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British Gas Study Highlights Urgent Need for Energy Efficiency Improvements in UK’s Private Rental Sector

A recent study by British Gas has shed light on the pressing need for energy efficiency improvements in the UK’s private rental sector.

According to the study, 81% of landlords acknowledge the necessity for such improvements, yet only 23% are prepared to undertake them. This gap highlights a significant challenge in making rental homes more environmentally friendly.

Key Findings from the Report:

  • A substantial majority (81%) of landlords recognize the need for environmental improvements in their properties.
  • Despite this awareness, 44% of landlords are not familiar with their rental properties’ Energy Performance Certificate (EPC) rating, and over half (52%) lack knowledge about available grants.
  • As a result, a mere 23% of landlords are willing to make the necessary improvements.
  • There is uncertainty about who should bear the cost of upgrades, with 28% believing it should be shared between landlords and the government.


The private rental sector, comprising around 19% (4.6 million) of all UK households, lags behind in adopting low-carbon heating solutions and smart technology. Nearly two-thirds of these homes require energy efficiency upgrades.

Landlords’ concerns about the environment are evident, with 56% feeling that not enough action is taken to address climate change. However, many remain skeptical about the impact of environmental improvements on property and rental values.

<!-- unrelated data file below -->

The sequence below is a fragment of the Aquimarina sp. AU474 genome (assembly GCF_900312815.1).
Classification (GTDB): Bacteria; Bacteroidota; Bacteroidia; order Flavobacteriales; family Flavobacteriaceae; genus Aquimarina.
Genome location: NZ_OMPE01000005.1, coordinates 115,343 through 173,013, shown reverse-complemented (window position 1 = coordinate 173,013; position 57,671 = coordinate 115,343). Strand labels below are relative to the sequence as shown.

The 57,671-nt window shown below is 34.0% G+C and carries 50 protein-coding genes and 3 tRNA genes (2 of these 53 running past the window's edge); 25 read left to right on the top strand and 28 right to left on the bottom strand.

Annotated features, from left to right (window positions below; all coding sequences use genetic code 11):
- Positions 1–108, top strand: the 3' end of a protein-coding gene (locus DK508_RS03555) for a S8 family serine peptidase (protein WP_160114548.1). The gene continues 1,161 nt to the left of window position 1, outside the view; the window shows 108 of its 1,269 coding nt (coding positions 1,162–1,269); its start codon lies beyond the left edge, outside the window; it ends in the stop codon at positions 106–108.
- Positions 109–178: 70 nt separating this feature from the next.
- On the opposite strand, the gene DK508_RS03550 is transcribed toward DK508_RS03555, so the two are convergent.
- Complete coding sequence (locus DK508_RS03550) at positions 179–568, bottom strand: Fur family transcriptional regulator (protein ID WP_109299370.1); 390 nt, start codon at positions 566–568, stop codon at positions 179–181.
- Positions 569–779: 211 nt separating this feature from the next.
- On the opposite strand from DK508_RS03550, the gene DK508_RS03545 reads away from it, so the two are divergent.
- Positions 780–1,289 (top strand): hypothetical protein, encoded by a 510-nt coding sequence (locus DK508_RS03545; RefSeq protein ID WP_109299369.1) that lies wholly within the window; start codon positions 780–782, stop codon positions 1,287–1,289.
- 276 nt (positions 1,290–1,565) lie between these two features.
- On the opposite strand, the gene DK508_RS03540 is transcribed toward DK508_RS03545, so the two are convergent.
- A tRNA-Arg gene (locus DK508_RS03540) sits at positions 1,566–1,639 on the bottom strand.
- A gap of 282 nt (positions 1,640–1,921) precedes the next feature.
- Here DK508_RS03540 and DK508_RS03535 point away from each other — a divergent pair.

The study also highlights a significant knowledge gap among landlords regarding EPC standards and the cost of upgrading properties to EPC C standard, estimated at £7,430. This lack of awareness extends to the grants available for such improvements.

Gail Parker, Director of Low Carbon Homes at British Gas, comments on the findings: “This report shows that landlords are willing to make their properties more energy-efficient for tenants, but they lack the knowledge and financial support to do so… We are calling for more focus to be made on the issue to help make homes more energy-efficient for everybody, not just property owners.”

The report also reveals a disconnect between landlords’ perceptions and tenants’ desires. While landlords underestimate tenant interest in green improvements, nearly half of the tenants consider the absence of green practices a deal-breaker. When tenants request green technology, most landlords (61%) respond positively with installations.

Landlords generally view the responsibility for environmental improvements as either solely theirs (31%) or a shared one with the government (28%), with mixed opinions on tenant involvement.

British Gas proposes several recommendations for the government to bridge the gap between homeowners and the private rental sector. These include introducing a Green Upgrade Relief for landlords, offering low or no-interest loans through private lenders, launching a comprehensive advice and guidance service, starting data collection for Building Passports, and updating the Renters Reform Bill to include smart meter installation.

Parker adds: “With energy efficiency, it’s critical we find the right solutions for each home… Landlords can use our home health check to see what they can do to bring their home’s efficiency to a better standard.”

The study underscores the urgent need for concerted efforts from landlords, tenants, and the government to enhance energy efficiency in the UK’s private rental sector.